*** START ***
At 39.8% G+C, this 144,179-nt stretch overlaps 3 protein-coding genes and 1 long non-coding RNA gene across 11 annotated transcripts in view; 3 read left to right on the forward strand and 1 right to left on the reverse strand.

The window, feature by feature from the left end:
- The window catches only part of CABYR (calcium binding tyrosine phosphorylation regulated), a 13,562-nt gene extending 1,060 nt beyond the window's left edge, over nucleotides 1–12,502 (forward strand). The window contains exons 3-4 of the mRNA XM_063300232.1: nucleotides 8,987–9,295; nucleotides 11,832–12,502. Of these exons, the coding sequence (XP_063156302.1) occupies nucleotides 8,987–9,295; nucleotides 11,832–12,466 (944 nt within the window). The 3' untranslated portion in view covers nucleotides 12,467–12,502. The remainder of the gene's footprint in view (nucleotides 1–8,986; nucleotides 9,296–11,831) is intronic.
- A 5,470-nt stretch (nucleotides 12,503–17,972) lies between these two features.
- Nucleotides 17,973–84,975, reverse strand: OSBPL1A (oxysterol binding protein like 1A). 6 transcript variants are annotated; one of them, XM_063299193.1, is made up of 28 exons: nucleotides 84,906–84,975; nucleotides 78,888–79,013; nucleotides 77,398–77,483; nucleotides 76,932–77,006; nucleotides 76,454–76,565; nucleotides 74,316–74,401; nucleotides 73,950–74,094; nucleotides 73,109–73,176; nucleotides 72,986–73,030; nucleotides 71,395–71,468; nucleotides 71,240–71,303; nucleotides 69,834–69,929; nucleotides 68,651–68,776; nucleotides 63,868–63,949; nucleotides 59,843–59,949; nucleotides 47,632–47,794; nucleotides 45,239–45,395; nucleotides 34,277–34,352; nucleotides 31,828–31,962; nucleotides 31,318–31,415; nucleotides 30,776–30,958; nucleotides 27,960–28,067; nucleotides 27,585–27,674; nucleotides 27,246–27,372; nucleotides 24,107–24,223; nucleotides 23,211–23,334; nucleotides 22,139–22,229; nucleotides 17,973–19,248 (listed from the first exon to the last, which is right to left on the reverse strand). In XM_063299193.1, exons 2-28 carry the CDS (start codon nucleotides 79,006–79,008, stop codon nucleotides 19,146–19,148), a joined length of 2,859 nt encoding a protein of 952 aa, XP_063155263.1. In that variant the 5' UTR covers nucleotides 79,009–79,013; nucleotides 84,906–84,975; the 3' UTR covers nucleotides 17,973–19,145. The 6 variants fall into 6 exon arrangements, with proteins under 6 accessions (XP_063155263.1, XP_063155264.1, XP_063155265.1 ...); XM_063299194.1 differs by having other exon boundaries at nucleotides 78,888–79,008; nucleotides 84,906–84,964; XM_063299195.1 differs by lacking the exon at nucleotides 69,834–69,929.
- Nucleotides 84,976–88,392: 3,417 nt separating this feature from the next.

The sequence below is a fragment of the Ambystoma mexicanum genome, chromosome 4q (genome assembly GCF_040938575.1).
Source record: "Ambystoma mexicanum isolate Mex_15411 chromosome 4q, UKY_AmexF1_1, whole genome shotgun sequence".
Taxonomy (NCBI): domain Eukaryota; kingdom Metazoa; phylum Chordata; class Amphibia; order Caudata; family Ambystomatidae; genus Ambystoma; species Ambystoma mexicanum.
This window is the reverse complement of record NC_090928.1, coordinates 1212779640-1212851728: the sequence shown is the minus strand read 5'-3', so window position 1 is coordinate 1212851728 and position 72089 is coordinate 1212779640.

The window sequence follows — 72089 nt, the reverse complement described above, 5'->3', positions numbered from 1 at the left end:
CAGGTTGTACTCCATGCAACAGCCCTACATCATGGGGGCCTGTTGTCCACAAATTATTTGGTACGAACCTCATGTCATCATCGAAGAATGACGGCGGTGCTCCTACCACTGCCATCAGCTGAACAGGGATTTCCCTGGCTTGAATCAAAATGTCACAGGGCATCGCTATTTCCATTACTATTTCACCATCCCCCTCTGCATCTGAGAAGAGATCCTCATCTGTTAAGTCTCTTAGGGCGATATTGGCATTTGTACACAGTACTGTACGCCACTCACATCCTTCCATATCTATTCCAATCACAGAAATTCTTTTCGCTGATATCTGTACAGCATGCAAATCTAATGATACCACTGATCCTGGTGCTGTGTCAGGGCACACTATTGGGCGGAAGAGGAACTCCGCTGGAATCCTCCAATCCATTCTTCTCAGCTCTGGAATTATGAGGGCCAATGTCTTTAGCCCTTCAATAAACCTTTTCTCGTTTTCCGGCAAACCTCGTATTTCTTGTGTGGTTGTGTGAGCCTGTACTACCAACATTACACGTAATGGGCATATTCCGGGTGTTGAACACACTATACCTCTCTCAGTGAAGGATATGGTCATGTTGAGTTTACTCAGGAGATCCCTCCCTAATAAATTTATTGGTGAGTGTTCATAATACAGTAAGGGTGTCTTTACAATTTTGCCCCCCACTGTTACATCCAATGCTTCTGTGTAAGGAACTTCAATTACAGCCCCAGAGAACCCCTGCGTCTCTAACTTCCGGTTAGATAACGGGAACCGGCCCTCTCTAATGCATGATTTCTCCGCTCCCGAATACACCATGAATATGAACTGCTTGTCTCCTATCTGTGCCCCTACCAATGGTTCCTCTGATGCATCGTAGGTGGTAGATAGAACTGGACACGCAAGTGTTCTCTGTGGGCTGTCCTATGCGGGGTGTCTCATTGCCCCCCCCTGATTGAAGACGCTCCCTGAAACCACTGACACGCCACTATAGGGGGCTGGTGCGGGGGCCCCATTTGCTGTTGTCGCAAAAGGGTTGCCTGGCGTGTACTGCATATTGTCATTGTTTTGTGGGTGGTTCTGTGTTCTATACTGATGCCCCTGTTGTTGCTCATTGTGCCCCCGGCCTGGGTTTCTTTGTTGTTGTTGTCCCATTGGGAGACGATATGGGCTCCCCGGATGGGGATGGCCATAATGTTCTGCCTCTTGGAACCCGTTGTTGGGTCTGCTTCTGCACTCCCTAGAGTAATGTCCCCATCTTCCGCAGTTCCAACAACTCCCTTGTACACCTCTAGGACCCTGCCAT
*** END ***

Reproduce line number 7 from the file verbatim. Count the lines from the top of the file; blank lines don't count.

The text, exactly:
The sequence below is a fragment of the Ambystoma mexicanum genome, chromosome 4q (genome assembly GCF_040938575.1).